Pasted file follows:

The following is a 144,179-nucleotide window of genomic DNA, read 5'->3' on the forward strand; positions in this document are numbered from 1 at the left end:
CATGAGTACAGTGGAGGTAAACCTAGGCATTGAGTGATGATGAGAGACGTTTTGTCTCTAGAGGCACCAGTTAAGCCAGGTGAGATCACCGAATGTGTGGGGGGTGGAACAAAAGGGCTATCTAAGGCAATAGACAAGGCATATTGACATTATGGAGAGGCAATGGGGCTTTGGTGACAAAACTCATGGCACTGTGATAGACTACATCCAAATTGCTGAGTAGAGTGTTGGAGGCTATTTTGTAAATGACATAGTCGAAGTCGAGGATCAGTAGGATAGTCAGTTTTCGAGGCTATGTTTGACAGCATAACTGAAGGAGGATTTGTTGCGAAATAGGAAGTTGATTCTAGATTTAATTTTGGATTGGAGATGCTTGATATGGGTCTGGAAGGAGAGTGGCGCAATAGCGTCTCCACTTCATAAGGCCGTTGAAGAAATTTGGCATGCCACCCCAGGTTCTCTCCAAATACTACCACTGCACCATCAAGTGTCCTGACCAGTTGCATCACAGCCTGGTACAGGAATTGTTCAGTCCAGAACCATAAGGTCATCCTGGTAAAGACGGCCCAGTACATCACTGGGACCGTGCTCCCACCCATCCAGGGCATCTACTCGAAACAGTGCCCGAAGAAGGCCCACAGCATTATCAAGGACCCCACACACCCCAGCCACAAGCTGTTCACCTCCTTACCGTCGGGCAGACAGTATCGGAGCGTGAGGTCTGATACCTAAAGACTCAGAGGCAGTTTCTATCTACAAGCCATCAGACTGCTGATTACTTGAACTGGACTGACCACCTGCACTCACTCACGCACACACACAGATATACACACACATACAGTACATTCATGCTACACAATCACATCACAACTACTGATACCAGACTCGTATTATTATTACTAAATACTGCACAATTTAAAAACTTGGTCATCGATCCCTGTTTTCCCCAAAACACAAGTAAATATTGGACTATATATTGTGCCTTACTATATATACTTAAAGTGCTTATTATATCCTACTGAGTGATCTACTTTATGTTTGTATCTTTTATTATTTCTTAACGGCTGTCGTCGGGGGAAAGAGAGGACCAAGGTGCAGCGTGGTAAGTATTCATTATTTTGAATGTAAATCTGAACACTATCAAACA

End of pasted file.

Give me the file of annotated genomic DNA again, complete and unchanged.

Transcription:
The following is a 144,179-nucleotide window of genomic DNA, read 5'->3' on the forward strand; positions in this document are numbered from 1 at the left end:
CATGAGTACAGTGGAGGTAAACCTAGGCATTGAGTGATGATGAGAGACGTTTTGTCTCTAGAGGCACCAGTTAAGCCAGGTGAGATCACCGAATGTGTGGGGGGTGGAACAAAAGGGCTATCTAAGGCAATAGACAAGGCATATTGACATTATGGAGAGGCAATGGGGCTTTGGTGACAAAACTCATGGCACTGTGATAGACTACATCCAAATTGCTGAGTAGAGTGTTGGAGGCTATTTTGTAAATGACATAGTCGAAGTCGAGGATCAGTAGGATAGTCAGTTTTCGAGGCTATGTTTGACAGCATAACTGAAGGAGGATTTGTTGCGAAATAGGAAGTTGATTCTAGATTTAATTTTGGATTGGAGATGCTTGATATGGGTCTGGAAGGAGAGTGGCGCAATAGCGTCTCCACTTCATAAGGCCGTTGAAGAAATTTGGCATGCCACCCCAGGTTCTCTCCAAATACTACCACTGCACCATCAAGTGTCCTGACCAGTTGCATCACAGCCTGGTACAGGAATTGTTCAGTCCAGAACCATAAGGTCATCCTGGTAAAGACGGCCCAGTACATCACTGGGACCGTGCTCCCACCCATCCAGGGCATCTACTCGAAACAGTGCCCGAAGAAGGCCCACAGCATTATCAAGGACCCCACACACCCCAGCCACAAGCTGTTCACCTCCTTACCGTCGGGCAGACAGTATCGGAGCGTGAGGTCTGATACCTAAAGACTCAGAGGCAGTTTCTATCTACAAGCCATCAGACTGCTGATTACTTGAACTGGACTGACCACCTGCACTCACTCACGCACACACACAGATATACACACACATACAGTACATTCATGCTACACAATCACATCACAACTACTGATACCAGACTCGTATTATTATTACTAAATACTGCACAATTTAAAAACTTGGTCATCGATCCCTGTTTTCCCCAAAACACAAGTAAATATTGGACTATATATTGTGCCTTACTATATATACTTAAAGTGCTTATTATATCCTACTGAGTGATCTACTTTATGTTTGTATCTTTTATTATTTCTTAACGGCTGTCGTCGGGGGAAAGAGAGGACCAAGGTGCAGCGTGGTAAGTATTCATTATTTTGAATGTAAATCTGAACACTATCAAACA